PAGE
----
Monday, 26 September 2011

No Surprises for Man City

Following on from their first dropped points at Craven Cottage last week, when throwing away a 2-0 lead at Fulham last week, the first team needed to come back with a win as the minimum requirement at home to Everton.

The foibles of the Premier League and the power of television in terms of scheduling means it will be rare that both Manchester clubs play at the same time on the same day, save it when they play each other.  So City this week got the benefit of going out there knowing that if they win they will be top for all of four hours.  Luckily, their city rivals United lost their first points of the season at Stoke City in the evening game meaning that there is a tie at the top of the table after six games.  City will feel a bit chirpier, United a little worried.

But should United feel bad about dropping points at Stoke City, a place that is becoming harder and harder to leave with a win.  Liverpool lost there already and Chelsea were lucky to escape with all three points.  Yet Stoke have built up the Britannia as a fortress that has solidified their Premier League status.

Manchester City were playing Everton on Saturday lunchtime.  Now Everton are becoming a strange anamoly as a team who win games without a noted striker on the teamsheet.  A few years ago, as a matter of necessity following a bunch of injuries Tim Cahill was employed in the lone striker role.  Cahill was again employed in that familiar role for himself, but Louis Saha stews on the bench begging to start. 

The need for Cahill playing up front lonesome, was so Everton manager, David Moyes could flood the midfield and disrupt the flow of City's forward momentum.  Yet this sort of tactic needs a more clear cut gameplan, on this occasion Everton did not intend to make shooting opportunities and instead sit back and attempt to not lose the match.  However, no team can withstand an onslaught of attacking prowess for 90 minutes or a slightly skewed referreing performance that favoured the home side and their millions.

Some critics are indicating that Manchester City's eventual 2-0 win thanks to goals from substitutes Mario Balotelli and James Milner (his first for the club) meant that City had passed a test or an obstacle on their way to Premier League glory.  However, when a team sets up like Everton did against a star-studded team it asks for trouble.  Yes it is negative and yes it is in some ways anti-football, but Manchester City have far too much talent to overtake a stubborn Everton defence.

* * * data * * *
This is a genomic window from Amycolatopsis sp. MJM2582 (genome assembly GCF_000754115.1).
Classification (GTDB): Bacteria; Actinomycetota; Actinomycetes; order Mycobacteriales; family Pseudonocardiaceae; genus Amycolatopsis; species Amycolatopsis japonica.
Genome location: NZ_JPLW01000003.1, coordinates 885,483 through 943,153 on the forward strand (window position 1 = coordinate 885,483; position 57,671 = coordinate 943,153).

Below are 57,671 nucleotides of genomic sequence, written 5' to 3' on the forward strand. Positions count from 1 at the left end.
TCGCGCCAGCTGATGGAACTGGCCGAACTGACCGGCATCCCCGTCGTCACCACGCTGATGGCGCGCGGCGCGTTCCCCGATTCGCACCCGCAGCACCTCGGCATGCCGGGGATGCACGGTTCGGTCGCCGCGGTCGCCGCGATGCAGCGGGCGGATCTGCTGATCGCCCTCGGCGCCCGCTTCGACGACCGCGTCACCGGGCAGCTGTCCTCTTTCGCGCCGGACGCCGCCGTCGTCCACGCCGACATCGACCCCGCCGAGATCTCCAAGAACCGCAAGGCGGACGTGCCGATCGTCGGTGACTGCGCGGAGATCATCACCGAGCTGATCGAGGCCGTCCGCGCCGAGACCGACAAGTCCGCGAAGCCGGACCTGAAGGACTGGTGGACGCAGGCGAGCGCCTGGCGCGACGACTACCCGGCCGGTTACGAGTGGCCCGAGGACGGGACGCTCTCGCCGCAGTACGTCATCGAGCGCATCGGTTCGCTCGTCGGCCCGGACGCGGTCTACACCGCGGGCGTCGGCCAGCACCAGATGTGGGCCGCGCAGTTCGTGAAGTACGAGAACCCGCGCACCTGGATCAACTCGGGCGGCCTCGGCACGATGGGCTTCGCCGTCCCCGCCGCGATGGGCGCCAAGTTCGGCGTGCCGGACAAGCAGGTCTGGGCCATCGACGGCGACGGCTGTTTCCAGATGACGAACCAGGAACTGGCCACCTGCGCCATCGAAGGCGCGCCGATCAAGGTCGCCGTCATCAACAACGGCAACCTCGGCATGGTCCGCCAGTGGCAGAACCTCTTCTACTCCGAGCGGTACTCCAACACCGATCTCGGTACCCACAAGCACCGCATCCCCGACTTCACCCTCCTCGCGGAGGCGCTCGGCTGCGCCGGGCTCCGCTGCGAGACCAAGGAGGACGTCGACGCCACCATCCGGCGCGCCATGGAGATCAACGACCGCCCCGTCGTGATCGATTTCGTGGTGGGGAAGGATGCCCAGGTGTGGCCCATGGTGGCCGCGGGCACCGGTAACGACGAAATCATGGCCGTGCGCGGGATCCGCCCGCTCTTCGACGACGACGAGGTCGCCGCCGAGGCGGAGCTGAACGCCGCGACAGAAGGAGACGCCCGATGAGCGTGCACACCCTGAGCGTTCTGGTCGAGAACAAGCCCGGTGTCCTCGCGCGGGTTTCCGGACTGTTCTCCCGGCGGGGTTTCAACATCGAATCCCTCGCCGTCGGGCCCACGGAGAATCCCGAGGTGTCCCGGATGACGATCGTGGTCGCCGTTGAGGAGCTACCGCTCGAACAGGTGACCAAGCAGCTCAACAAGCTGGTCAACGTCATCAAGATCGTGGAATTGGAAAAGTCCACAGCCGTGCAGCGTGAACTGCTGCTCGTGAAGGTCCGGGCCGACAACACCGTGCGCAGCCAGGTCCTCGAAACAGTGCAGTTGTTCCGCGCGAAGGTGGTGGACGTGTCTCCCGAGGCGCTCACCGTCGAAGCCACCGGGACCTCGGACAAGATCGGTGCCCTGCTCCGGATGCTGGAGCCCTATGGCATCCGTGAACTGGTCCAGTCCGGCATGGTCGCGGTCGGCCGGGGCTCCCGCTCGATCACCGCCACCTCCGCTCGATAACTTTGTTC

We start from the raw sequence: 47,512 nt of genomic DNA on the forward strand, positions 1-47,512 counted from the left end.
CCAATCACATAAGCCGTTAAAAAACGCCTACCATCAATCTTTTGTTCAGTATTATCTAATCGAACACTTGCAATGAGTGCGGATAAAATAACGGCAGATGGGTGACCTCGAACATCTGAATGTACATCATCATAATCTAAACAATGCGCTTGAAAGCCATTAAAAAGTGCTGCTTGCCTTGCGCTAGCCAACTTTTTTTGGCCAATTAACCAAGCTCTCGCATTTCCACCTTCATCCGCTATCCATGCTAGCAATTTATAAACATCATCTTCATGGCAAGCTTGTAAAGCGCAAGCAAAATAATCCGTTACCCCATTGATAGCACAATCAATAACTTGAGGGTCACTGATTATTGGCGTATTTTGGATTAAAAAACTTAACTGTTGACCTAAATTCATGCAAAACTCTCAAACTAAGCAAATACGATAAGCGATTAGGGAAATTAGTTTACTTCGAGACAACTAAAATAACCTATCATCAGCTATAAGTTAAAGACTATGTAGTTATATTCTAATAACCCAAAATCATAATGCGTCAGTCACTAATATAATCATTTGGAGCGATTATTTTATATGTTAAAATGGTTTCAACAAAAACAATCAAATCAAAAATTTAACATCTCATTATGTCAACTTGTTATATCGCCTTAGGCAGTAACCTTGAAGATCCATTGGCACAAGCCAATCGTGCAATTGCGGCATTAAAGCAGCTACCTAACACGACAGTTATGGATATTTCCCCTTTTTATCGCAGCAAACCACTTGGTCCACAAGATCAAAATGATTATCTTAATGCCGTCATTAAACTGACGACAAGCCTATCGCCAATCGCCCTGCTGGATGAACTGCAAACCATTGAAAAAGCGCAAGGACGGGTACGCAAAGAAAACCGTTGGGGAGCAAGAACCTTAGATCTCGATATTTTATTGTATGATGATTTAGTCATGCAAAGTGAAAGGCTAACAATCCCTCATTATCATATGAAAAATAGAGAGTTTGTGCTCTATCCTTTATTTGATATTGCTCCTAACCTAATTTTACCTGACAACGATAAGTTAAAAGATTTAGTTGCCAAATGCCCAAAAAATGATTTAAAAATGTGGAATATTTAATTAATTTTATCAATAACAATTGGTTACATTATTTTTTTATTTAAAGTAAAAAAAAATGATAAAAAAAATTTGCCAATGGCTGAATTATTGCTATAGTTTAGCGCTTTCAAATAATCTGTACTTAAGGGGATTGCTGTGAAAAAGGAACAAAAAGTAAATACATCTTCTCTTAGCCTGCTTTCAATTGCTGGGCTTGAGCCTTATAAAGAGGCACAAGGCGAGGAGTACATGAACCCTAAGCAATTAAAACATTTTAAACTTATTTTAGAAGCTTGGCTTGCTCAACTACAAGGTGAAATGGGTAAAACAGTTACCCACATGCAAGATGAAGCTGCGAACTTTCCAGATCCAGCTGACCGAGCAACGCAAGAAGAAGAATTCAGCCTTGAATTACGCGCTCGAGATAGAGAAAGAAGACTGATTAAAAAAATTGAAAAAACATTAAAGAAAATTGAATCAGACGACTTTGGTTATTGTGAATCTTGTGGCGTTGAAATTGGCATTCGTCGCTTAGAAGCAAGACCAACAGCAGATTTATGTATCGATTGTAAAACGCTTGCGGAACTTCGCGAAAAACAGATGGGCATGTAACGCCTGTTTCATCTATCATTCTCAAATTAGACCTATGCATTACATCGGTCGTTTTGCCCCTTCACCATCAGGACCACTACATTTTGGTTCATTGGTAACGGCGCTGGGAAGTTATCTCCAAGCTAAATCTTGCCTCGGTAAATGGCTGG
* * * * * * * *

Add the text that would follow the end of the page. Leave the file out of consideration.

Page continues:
The removal of Aguero for the goalscorer Balotelli, was not a risky strategy is was Mancini having one eye on the Champions League encounter versus Bayern Munich on Tuesday night and he is nursing Balotelli very well.  He scored in midweek against Birmingham City in the Carling Cup, that sort of goal can do wonders for a lost soul such as the young Italian; albeit a goal that took a huge deflection off the lunging Phil Jagielka that Tim Howard (always excellent) could do nothing to prevent.

The bench of City in comparison to Everton's was a huge difference. If Mancini, did not want to use Balotelli he could always use Tevez. 

For Manchester City to win the Premier League they need to not drop points at home and have as few surprises as possible; they need to win games like this against teams that simply do not match up against them.  The odd points dropped away from home at Fulham and Stoke will not hurt any team nor damage title credentials. 

Credit will be given to City once they start going to Stamford Bridge, Emirates, Old Trafford and Anfield and win convincingly - winning a lunchtime game against a striker-less Everton will never set the world alight.  It should not even bother wasting the matches.

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